A Nobel Prize for an economic revolution

Of course, winning the Nobel Prize in economics can be one of the crowns of David Card’s career. And, yeah, he gets to separate over a million dollars with the two other 2021 award winners, Joshua Angrist and Guido Imbens. But that’s just the cake. There is also the icing. David Card teaches at UC Berkeley, so for him, becoming a Nobel Prize winner comes with an added bonus: free parking for life. Seriously.

“Yes, Professor Card, in addition to your Nobel Prize – and, indeed, because of that – I am happy to assign you a much coveted parking space near your office,” said UC Berkeley Chancellor Carol T. Christ the morning of the announcement of the Nobel Prize. “I’ve been told that like many Berkeley faculty members, you ride your bike to and from work, so let me see how we could create a special place for you to park it.”

We look forward to seeing what UC Berkeley comes up with to help new Nobel Laureate David Card park his bike in style. As for the award itself, it adds official pageantry to something nerds already know about Card: his work, often done in conjunction with his late co-author Alan Krueger, has completely reshaped the realm of economics. . Economists regard their work as one of the first bursts of what is sometimes called the “credibility revolution, “or the empirical revolution. This refers to a movement in economics to create innovative research designs, aimed at finding credible evidence to answer important policy questions. After Card and Krueger’s early blows, Joshua Angrist and Guido Imbens parachuted in and gave the revolution yet another victory by deploying even more statistically sophisticated weapons.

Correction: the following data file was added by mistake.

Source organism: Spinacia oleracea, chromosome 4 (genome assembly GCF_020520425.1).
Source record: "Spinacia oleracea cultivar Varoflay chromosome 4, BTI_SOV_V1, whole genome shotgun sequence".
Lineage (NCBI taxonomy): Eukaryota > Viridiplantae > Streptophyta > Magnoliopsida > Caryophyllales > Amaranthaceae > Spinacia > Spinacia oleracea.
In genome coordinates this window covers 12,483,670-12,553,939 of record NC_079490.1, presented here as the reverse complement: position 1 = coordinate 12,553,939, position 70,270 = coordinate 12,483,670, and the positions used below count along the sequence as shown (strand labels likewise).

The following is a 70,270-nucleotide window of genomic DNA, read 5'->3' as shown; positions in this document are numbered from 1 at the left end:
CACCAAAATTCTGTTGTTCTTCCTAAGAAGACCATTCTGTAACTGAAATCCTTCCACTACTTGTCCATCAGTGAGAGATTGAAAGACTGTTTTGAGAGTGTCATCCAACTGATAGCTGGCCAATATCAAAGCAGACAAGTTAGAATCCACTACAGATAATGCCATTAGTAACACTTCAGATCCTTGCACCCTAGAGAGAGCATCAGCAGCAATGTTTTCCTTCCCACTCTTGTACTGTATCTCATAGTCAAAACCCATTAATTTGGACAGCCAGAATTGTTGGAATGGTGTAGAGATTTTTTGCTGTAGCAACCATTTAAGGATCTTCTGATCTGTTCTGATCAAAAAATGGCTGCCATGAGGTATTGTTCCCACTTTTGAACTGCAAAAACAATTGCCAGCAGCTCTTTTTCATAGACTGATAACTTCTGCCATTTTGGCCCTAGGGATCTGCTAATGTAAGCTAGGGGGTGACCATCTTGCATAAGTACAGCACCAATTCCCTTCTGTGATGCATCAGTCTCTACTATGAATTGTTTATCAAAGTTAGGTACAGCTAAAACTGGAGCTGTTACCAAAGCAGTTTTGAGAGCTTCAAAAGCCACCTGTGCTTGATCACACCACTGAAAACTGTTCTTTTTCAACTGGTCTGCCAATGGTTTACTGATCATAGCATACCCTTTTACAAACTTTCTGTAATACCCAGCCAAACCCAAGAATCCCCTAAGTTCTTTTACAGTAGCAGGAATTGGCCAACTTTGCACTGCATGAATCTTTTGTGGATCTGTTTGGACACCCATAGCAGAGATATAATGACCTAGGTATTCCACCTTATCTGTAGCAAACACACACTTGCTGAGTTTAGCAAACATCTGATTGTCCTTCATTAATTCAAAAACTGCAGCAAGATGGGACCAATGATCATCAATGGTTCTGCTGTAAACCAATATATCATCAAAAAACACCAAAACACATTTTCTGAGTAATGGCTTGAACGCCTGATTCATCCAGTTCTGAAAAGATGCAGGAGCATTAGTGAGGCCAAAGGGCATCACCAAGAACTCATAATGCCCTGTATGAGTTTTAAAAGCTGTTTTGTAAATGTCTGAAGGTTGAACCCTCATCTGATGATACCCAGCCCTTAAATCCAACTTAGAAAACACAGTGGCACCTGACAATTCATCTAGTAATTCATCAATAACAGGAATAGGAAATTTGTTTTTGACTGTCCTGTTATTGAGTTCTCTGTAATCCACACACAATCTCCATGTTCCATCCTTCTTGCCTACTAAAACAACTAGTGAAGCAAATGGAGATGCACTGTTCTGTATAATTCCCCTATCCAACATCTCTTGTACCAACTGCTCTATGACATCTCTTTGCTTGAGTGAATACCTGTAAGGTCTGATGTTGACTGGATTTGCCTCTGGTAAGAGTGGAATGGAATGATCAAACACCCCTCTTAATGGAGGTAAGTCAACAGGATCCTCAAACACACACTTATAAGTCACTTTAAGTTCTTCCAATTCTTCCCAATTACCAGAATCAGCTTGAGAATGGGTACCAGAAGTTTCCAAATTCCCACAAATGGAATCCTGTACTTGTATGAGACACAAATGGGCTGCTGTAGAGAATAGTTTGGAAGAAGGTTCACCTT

Thanks to the work of these new Nobel laureates, economics today has become more of an evidence-based science and less of an ideological philosophy.